const ChildComponent = () => {
  return (
      <p>I am the child</p>

Also, other than what’s inside the return statement, the below is not HTML:

class ParentComponent extends React.Component {
  constructor(props) {
  render() {
    return (
        <h1>I am the parent</h1>
          <ChildComponent />


This code is taken directly from the React exercises, and it doesn’t state otherwise, so it must be JSX.

What are “arbitrary attributes?”

I don’t really understand the rest of your explanation. To answer your your question, I spent over 50 hours on Codecademy working on HTML and CSS; then I completed the Responsive Web Design and JS Algorithms and Data Structures on FCC. I also took a 16 week 96 hour “Full Stack Web Development” course via CUNY in NYC - it really wasn’t full stack, it was mostly HTML and CSS with some other stuff like Bootstrap, with very little JS and PHP.

I’ve edited your post for readability. When you enter a code block into a forum post, please precede it with a separate line of three backticks and follow it with a separate line of three backticks to make it easier to read.

You can also use the “preformatted text” tool in the editor (</>) to add backticks around text.

See this post to find the backtick on your keyboard.
Note: Backticks (`) are not single quotes (’).

I think you have the wrong understanding of what JSX is. In your examples it is exactly the code inside the return statement that is JSX, not the other code. The part that looks like HTML inside JavaScript is JSX.

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What’s inside the return statement is JSX, that’s what JSX is. Nothing else in there is JSX, it’s just JS, in a JS file.

HTML has specific attributes:

<button type="button">
<input type="email" disabled>

JSX lets you effectively define arbitrary attributes:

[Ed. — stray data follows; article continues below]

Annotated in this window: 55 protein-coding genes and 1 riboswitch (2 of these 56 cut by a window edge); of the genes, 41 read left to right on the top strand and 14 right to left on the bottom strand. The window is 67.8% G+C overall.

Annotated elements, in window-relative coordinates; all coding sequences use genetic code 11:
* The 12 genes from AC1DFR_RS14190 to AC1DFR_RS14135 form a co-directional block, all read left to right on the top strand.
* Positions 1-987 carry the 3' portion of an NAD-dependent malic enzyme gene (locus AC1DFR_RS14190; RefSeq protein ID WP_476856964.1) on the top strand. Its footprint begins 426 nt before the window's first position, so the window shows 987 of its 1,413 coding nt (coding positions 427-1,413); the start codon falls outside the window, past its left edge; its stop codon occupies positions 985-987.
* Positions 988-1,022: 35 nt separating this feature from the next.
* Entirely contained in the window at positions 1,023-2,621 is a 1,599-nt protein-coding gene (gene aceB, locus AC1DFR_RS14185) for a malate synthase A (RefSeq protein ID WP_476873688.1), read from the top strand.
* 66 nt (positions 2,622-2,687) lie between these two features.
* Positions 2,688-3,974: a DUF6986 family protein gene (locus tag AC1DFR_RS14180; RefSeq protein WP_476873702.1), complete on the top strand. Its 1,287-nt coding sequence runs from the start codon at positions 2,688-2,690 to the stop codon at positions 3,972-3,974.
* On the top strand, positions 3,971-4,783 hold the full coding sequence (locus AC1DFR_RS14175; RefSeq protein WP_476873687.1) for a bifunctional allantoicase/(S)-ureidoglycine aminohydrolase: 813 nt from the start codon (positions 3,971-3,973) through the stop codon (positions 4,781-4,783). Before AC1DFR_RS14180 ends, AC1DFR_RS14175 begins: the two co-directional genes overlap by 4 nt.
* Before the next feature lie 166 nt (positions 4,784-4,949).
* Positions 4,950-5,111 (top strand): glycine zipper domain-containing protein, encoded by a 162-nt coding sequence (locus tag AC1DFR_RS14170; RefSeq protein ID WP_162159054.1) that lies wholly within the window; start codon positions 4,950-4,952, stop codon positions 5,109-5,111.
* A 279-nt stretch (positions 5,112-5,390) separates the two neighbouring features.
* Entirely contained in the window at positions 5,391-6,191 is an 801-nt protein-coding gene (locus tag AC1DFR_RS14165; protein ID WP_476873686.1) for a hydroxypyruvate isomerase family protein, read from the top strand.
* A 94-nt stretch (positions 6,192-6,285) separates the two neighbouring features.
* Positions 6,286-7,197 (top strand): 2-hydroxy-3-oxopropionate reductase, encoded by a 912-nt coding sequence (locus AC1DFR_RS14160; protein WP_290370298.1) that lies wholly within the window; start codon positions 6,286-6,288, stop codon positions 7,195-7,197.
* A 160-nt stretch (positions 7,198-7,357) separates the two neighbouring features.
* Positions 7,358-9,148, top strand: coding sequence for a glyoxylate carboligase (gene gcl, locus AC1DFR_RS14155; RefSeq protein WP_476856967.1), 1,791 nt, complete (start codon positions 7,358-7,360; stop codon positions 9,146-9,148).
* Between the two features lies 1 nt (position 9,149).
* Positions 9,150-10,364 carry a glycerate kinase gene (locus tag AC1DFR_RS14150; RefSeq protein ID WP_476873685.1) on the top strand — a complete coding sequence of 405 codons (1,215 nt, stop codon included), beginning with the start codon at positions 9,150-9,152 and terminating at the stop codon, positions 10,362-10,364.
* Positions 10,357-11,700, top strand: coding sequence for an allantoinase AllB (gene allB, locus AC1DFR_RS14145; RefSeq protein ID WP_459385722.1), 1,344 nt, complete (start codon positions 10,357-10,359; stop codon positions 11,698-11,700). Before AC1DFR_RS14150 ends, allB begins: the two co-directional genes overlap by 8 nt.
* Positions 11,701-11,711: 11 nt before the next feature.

<MyButton foo="something" bar="something else">

It is similar to a templating language. It’s very similar to PHP. PHP, originally, was for adding dynamic things to HTML, so you can put programming code in HTML – PHP works on the server instead of in the browser like React + JSX, but the principle is the same.

You asked what the difference is.

JSX is a syntax that looks like HTML that you can use in JS files.

The UI of a web app normally has to be constructed in HTML, because that’s what browsers understand. You can create that HTML using JavaScript, just as you can with PHP or any other language: it’s just text <with> some tags </around it>

React (well, ReactDOM, but for simplification) is a JS library for doing that. With React you can use an extension to JS called JSX that lets you write bits of your JS files in code that looks exactly like HTML.

JavaScript, like many, many other programming languages, has a way of creating objects using classes. So in JavaScript, you can use the keyword class when you write the code for a class.

HTML and CSS are not programming languages but also use something called class, this has nothing to do with JS classes. You add some classes in your HTML, and then in your CSS you refer to those class names when you’re styling things.

JSX is also not a programming language, t is just something you use in JS files. So the authors of React used the property className instead of class to remove ambiguity, so it is obvious it is referring to the HTML/CSS idea of class rather than the JS class

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@BenGitter - have the “wrong understanding” of what JSX is, because I am taking this info from the exercises, so the exercises are the reason for my wrong understanding. I don’t see anything in the exercises mentioning that JSX is only inside the return statement.

@BenGitter - here is an example of why I might have the wrong understanding -

In the example, we are apparently creating a JSX element - but there is no return statement to be seen anywhere.

According to the creators of React and JSX:

And my understandings has been that:

The practical takeaway is this:
JSX is its own syntax rules; it’s created to look like HTML but isn’t real HTML, and the nuances need to be acknowledged and learned.